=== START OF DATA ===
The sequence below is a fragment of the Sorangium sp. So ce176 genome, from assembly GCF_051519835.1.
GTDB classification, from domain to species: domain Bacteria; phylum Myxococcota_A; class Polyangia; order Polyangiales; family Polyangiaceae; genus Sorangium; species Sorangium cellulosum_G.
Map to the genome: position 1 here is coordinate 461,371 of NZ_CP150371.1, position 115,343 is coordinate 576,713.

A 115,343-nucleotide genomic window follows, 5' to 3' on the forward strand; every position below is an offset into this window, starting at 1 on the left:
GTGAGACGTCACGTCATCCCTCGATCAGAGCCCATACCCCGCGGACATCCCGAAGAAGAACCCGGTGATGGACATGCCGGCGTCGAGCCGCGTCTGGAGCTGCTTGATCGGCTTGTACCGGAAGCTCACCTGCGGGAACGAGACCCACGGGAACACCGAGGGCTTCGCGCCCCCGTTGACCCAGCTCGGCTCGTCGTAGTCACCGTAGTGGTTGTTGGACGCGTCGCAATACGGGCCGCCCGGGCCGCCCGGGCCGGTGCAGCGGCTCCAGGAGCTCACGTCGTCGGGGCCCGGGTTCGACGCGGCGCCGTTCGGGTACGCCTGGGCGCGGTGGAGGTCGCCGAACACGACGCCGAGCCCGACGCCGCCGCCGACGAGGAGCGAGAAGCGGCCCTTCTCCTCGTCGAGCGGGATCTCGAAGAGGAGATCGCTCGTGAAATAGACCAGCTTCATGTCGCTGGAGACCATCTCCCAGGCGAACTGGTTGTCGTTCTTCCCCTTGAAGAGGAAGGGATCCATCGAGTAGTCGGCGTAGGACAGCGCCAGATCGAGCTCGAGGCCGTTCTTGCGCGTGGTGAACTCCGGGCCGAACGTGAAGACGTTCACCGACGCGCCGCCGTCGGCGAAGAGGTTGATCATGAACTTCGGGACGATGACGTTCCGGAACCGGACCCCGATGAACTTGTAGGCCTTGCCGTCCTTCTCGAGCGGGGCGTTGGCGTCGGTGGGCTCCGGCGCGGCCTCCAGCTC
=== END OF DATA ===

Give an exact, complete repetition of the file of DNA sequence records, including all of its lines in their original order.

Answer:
The sequence below is a fragment of the Sorangium sp. So ce176 genome, from assembly GCF_051519835.1.
GTDB classification, from domain to species: domain Bacteria; phylum Myxococcota_A; class Polyangia; order Polyangiales; family Polyangiaceae; genus Sorangium; species Sorangium cellulosum_G.
Map to the genome: position 1 here is coordinate 461,371 of NZ_CP150371.1, position 115,343 is coordinate 576,713.

A 115,343-nucleotide genomic window follows, 5' to 3' on the forward strand; every position below is an offset into this window, starting at 1 on the left:
GTGAGACGTCACGTCATCCCTCGATCAGAGCCCATACCCCGCGGACATCCCGAAGAAGAACCCGGTGATGGACATGCCGGCGTCGAGCCGCGTCTGGAGCTGCTTGATCGGCTTGTACCGGAAGCTCACCTGCGGGAACGAGACCCACGGGAACACCGAGGGCTTCGCGCCCCCGTTGACCCAGCTCGGCTCGTCGTAGTCACCGTAGTGGTTGTTGGACGCGTCGCAATACGGGCCGCCCGGGCCGCCCGGGCCGGTGCAGCGGCTCCAGGAGCTCACGTCGTCGGGGCCCGGGTTCGACGCGGCGCCGTTCGGGTACGCCTGGGCGCGGTGGAGGTCGCCGAACACGACGCCGAGCCCGACGCCGCCGCCGACGAGGAGCGAGAAGCGGCCCTTCTCCTCGTCGAGCGGGATCTCGAAGAGGAGATCGCTCGTGAAATAGACCAGCTTCATGTCGCTGGAGACCATCTCCCAGGCGAACTGGTTGTCGTTCTTCCCCTTGAAGAGGAAGGGATCCATCGAGTAGTCGGCGTAGGACAGCGCCAGATCGAGCTCGAGGCCGTTCTTGCGCGTGGTGAACTCCGGGCCGAACGTGAAGACGTTCACCGACGCGCCGCCGTCGGCGAAGAGGTTGATCATGAACTTCGGGACGATGACGTTCCGGAACCGGACCCCGATGAACTTGTAGGCCTTGCCGTCCTTCTCGAGCGGGGCGTTGGCGTCGGTGGGCTCCGGCGCGGCCTCCAGCTC